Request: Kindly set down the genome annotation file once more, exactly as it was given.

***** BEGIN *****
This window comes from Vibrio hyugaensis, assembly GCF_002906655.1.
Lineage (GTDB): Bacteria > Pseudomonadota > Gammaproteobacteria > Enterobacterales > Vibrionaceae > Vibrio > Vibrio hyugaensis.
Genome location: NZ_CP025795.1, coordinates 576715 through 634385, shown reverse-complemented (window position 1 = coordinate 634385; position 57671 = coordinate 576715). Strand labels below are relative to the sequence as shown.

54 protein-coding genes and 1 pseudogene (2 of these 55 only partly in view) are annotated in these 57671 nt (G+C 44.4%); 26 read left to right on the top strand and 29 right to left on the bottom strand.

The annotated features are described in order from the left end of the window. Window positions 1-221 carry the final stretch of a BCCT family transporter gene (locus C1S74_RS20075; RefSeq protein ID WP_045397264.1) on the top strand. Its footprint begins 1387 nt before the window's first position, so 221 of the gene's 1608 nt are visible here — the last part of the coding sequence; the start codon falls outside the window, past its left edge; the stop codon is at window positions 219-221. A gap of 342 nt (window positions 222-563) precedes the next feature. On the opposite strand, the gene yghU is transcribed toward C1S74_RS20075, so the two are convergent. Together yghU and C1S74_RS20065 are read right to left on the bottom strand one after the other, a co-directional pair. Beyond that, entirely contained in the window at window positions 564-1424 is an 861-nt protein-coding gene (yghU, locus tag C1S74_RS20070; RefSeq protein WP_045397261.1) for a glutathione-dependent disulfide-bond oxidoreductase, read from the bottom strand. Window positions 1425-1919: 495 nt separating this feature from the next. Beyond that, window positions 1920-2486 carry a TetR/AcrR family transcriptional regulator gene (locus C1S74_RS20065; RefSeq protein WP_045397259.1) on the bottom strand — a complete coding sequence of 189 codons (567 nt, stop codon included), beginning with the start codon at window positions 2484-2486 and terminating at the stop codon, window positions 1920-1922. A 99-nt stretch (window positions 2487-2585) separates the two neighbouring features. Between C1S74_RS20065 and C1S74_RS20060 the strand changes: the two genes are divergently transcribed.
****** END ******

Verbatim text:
This window comes from Vibrio hyugaensis, assembly GCF_002906655.1.
Lineage (GTDB): Bacteria > Pseudomonadota > Gammaproteobacteria > Enterobacterales > Vibrionaceae > Vibrio > Vibrio hyugaensis.
Genome location: NZ_CP025795.1, coordinates 576715 through 634385, shown reverse-complemented (window position 1 = coordinate 634385; position 57671 = coordinate 576715). Strand labels below are relative to the sequence as shown.

54 protein-coding genes and 1 pseudogene (2 of these 55 only partly in view) are annotated in these 57671 nt (G+C 44.4%); 26 read left to right on the top strand and 29 right to left on the bottom strand.

The annotated features are described in order from the left end of the window. Window positions 1-221 carry the final stretch of a BCCT family transporter gene (locus C1S74_RS20075; RefSeq protein ID WP_045397264.1) on the top strand. Its footprint begins 1387 nt before the window's first position, so 221 of the gene's 1608 nt are visible here — the last part of the coding sequence; the start codon falls outside the window, past its left edge; the stop codon is at window positions 219-221. A gap of 342 nt (window positions 222-563) precedes the next feature. On the opposite strand, the gene yghU is transcribed toward C1S74_RS20075, so the two are convergent. Together yghU and C1S74_RS20065 are read right to left on the bottom strand one after the other, a co-directional pair. Beyond that, entirely contained in the window at window positions 564-1424 is an 861-nt protein-coding gene (yghU, locus tag C1S74_RS20070; RefSeq protein WP_045397261.1) for a glutathione-dependent disulfide-bond oxidoreductase, read from the bottom strand. Window positions 1425-1919: 495 nt separating this feature from the next. Beyond that, window positions 1920-2486 carry a TetR/AcrR family transcriptional regulator gene (locus C1S74_RS20065; RefSeq protein WP_045397259.1) on the bottom strand — a complete coding sequence of 189 codons (567 nt, stop codon included), beginning with the start codon at window positions 2484-2486 and terminating at the stop codon, window positions 1920-1922. A 99-nt stretch (window positions 2487-2585) separates the two neighbouring features. Between C1S74_RS20065 and C1S74_RS20060 the strand changes: the two genes are divergently transcribed.